How Milkha Singh and Shiny Abraham Wilson are bound by a similar fate
1986 Asian Games in Seoul had echoes of the 1960 Rome Olympics
Shiny Abraham Wilson and Milkha Singh, who died in Chandigarh on Friday after a month-long battle with Covid-19, had a shared history, albeit 26 years apart.
Singh, India’s greatest track and field athlete, arrived at the 1960 Rome Olympics as one of the favourites to win the 400 metres gold.
He was leading the final until “a momentary lapse of reason and a self-confessed error in judgement” saw him finish fourth.
The only athlete to have won the 400 metres gold medal both at the Asian Games and the Commonwealth Games, Singh lived with the Rome Olympics regret until his last breath.
Similarly, Abraham Wilson was tipped to win the 800m race at the 1986 Seoul Asian Games.
She was the first one to reach finish line, but when the results were declared, it turned out to be the lowest point of her illustrious career.
She was disqualified.
Unfortunately, she missed out on a gold medal because of a technical error she had committed on the track.
She had violated the rules, which stipulate 800m runners to stick to their designated lane till the first 200m, by changing the tracks before the cut-off mark.
But the gritty athlete overcame the trauma and went on to win a silver in 400m the following day, with her famous compatriot PT Usha taking the gold.
Abraham Wilson, who works for the Food Corporation of India (FCI) in Chennai, fondly remembers Singh.
“He was a father figure to athletes of our generation. I distinctly remember his role as the manager of the World Junior Athletics Championship in Seoul in 1982. It was my first trip abroad,” Abraham Wilson told Khaleej Times over the phone from Houston, Texas, where she is currently visiting her brother.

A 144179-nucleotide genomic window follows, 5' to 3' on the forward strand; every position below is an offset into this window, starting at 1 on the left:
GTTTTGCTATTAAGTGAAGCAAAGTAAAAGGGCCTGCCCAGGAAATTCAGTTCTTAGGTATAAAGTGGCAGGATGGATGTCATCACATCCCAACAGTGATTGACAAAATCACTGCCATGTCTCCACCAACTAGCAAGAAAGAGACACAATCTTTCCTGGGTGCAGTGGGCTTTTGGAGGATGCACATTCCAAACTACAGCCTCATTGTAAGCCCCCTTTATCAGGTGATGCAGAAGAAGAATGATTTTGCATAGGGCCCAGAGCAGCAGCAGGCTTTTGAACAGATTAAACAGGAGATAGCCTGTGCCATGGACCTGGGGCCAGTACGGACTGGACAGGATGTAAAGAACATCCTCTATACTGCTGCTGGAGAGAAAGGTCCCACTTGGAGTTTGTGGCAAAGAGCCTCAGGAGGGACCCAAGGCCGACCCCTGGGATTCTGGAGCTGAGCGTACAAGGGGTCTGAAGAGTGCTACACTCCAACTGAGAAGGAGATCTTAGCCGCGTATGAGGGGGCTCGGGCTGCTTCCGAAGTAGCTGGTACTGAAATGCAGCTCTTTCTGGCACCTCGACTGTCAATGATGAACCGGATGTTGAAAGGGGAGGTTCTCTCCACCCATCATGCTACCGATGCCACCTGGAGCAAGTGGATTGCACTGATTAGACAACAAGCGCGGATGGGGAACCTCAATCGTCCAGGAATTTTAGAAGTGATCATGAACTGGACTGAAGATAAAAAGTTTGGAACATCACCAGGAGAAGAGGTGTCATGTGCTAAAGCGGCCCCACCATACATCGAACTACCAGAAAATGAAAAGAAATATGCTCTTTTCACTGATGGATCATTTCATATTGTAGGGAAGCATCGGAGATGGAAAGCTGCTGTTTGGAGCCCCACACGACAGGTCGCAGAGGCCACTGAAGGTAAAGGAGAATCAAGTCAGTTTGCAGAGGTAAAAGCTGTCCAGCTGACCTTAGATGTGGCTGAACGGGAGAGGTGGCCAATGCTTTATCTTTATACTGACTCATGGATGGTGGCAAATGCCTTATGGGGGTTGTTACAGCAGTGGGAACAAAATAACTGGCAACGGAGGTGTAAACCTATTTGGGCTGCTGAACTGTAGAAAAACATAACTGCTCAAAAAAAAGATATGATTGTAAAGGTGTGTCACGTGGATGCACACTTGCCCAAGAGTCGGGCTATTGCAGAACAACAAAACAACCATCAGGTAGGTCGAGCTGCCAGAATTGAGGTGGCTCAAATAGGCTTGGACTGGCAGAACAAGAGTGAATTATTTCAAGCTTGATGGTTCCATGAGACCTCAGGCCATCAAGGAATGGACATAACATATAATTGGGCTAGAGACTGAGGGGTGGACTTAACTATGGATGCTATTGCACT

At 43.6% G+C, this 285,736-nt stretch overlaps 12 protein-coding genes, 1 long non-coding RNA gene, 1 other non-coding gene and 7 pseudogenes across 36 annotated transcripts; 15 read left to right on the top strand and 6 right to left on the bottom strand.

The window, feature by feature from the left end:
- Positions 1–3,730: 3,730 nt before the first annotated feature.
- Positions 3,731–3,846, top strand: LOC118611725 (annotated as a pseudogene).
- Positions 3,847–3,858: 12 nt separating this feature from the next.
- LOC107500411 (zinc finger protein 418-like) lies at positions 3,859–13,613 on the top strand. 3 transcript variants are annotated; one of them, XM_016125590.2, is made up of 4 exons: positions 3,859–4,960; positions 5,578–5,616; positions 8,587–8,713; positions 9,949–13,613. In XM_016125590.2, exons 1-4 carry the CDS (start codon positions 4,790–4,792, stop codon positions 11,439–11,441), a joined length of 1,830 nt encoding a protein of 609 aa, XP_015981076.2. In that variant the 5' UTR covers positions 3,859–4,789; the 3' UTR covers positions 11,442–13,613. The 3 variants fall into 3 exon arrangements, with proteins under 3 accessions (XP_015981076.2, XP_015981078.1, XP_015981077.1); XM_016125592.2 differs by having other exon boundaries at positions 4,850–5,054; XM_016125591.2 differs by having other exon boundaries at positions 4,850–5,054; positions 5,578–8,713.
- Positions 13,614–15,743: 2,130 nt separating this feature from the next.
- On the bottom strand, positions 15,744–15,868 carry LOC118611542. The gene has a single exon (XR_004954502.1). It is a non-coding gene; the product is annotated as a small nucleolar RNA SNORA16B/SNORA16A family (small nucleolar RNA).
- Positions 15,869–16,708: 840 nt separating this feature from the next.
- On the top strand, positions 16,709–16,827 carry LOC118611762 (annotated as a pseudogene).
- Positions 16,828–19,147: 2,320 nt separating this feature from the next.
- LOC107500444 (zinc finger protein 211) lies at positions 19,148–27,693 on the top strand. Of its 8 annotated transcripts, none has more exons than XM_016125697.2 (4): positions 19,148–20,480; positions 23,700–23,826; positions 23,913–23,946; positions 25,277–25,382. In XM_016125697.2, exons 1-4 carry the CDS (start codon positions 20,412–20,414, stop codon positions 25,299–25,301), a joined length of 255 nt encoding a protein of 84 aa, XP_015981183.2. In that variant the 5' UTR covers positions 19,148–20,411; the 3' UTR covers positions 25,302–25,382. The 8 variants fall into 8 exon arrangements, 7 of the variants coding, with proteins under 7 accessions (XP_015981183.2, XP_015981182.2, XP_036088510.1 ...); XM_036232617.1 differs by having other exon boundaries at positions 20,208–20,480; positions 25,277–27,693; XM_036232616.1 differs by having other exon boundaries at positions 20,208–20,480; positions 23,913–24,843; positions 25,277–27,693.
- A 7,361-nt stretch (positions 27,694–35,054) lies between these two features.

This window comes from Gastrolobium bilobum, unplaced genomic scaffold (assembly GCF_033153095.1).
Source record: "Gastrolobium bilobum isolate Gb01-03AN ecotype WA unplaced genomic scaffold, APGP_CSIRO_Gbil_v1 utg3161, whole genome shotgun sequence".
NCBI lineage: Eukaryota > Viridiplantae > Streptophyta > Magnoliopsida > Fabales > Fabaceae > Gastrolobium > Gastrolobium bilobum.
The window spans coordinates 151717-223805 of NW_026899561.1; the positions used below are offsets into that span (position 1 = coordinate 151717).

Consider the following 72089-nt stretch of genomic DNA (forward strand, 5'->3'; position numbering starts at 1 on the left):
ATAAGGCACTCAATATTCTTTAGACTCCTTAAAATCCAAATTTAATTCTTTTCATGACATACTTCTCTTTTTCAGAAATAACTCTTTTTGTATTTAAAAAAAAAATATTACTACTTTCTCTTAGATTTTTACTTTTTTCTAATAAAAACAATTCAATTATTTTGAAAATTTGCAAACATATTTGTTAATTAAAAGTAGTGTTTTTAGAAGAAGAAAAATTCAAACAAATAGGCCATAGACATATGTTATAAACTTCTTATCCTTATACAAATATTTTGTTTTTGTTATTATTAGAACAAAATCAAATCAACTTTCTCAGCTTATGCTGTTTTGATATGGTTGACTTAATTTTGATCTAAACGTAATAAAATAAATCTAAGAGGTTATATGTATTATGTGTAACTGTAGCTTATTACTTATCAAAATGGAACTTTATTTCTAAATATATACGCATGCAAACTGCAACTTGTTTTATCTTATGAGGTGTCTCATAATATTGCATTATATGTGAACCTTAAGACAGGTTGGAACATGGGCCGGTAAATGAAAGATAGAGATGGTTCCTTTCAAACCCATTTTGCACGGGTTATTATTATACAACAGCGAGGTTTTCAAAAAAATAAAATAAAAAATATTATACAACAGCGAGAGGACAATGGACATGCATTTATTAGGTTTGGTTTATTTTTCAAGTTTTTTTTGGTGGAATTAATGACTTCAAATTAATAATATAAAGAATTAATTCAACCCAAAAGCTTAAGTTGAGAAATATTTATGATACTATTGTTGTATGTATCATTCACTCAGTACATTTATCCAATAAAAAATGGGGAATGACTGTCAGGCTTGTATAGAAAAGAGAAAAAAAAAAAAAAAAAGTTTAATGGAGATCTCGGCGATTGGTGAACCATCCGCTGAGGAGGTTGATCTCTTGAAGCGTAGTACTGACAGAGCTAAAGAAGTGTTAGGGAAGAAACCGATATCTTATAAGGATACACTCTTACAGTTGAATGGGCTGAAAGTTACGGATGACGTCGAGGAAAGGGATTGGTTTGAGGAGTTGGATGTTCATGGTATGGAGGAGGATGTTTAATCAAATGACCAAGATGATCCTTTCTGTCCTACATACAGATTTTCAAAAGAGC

Abraham Wilson then revealed how Singh helped her understand the importance of adapting to different types of food for international athletes.
“(In that 1982 championship) I found the Korean food bland and unpalatable, as I was used to staple rice and curry of my native Kerala. Singhji, however, kept on goading me when I didn’t take to Korean food and lived off fruits largely in the run-up to the competition,” she recalled.
“He’d tell me to adapt my food habits because I’d not be able to perform unless I ate well. His encouragement went a long way and I stood by that dictum all through my sporting career.”
It was in 2003 that Abraham Wilson met Singh in person for the last time in Kerala after compatriot Anju Bobby George had just returned with a bronze medal in long jump at the World Championships (Paris).
“He was always humble and affectionate towards us. That’s how I’d like to remember him. Covid-19 has been wreaking havoc on humanity. It’s unfortunate that he succumbed to the contagion, and a race against death he couldn’t win – even though he fought valiantly until the end,” Abraham Wilson signed off.
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